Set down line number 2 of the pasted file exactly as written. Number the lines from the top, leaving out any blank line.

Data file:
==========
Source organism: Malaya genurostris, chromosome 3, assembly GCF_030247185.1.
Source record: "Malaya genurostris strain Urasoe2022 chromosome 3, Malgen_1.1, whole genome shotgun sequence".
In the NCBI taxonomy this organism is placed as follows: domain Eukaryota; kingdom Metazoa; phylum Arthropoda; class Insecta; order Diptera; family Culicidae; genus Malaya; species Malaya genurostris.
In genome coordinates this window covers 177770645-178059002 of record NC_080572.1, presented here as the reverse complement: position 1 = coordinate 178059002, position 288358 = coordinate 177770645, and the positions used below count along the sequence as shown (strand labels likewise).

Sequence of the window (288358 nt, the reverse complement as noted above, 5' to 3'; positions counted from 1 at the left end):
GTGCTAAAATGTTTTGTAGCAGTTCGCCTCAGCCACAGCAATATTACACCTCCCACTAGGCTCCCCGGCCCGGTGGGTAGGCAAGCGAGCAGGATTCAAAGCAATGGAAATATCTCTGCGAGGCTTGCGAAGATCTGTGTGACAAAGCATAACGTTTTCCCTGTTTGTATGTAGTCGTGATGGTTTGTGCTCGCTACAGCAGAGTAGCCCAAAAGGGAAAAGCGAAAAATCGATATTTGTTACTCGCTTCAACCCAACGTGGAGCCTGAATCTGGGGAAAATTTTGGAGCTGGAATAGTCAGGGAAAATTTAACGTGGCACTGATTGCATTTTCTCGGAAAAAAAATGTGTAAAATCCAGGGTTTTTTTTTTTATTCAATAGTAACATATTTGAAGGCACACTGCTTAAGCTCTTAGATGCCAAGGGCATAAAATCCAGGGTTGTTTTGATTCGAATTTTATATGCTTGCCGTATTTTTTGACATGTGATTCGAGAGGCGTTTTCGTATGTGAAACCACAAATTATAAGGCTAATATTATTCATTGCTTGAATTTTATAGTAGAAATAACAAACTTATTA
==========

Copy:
Source record: "Malaya genurostris strain Urasoe2022 chromosome 3, Malgen_1.1, whole genome shotgun sequence".